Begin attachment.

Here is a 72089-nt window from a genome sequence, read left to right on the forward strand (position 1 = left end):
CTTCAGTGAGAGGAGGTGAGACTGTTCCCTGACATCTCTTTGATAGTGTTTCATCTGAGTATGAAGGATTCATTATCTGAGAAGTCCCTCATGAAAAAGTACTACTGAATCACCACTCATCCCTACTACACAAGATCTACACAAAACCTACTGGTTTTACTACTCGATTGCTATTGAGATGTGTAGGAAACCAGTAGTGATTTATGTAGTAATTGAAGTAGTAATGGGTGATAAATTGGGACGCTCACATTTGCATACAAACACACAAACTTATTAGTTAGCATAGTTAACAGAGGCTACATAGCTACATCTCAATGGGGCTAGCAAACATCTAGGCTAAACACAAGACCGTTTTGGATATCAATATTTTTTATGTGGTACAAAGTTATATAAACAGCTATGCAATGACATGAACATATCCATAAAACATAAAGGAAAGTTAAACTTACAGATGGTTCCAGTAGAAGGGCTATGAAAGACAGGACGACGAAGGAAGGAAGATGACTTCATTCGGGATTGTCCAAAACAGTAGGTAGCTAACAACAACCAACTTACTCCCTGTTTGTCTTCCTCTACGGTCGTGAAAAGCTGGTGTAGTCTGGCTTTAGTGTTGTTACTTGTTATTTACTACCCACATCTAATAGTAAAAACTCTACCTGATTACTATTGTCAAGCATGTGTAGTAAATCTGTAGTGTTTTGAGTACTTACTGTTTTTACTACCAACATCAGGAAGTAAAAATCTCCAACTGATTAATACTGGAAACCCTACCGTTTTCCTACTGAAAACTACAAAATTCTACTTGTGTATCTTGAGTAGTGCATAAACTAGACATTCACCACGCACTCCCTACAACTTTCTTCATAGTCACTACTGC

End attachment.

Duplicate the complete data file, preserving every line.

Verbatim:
Here is a 72089-nt window from a genome sequence, read left to right on the forward strand (position 1 = left end):
CTTCAGTGAGAGGAGGTGAGACTGTTCCCTGACATCTCTTTGATAGTGTTTCATCTGAGTATGAAGGATTCATTATCTGAGAAGTCCCTCATGAAAAAGTACTACTGAATCACCACTCATCCCTACTACACAAGATCTACACAAAACCTACTGGTTTTACTACTCGATTGCTATTGAGATGTGTAGGAAACCAGTAGTGATTTATGTAGTAATTGAAGTAGTAATGGGTGATAAATTGGGACGCTCACATTTGCATACAAACACACAAACTTATTAGTTAGCATAGTTAACAGAGGCTACATAGCTACATCTCAATGGGGCTAGCAAACATCTAGGCTAAACACAAGACCGTTTTGGATATCAATATTTTTTATGTGGTACAAAGTTATATAAACAGCTATGCAATGACATGAACATATCCATAAAACATAAAGGAAAGTTAAACTTACAGATGGTTCCAGTAGAAGGGCTATGAAAGACAGGACGACGAAGGAAGGAAGATGACTTCATTCGGGATTGTCCAAAACAGTAGGTAGCTAACAACAACCAACTTACTCCCTGTTTGTCTTCCTCTACGGTCGTGAAAAGCTGGTGTAGTCTGGCTTTAGTGTTGTTACTTGTTATTTACTACCCACATCTAATAGTAAAAACTCTACCTGATTACTATTGTCAAGCATGTGTAGTAAATCTGTAGTGTTTTGAGTACTTACTGTTTTTACTACCAACATCAGGAAGTAAAAATCTCCAACTGATTAATACTGGAAACCCTACCGTTTTCCTACTGAAAACTACAAAATTCTACTTGTGTATCTTGAGTAGTGCATAAACTAGACATTCACCACGCACTCCCTACAACTTTCTTCATAGTCACTACTGC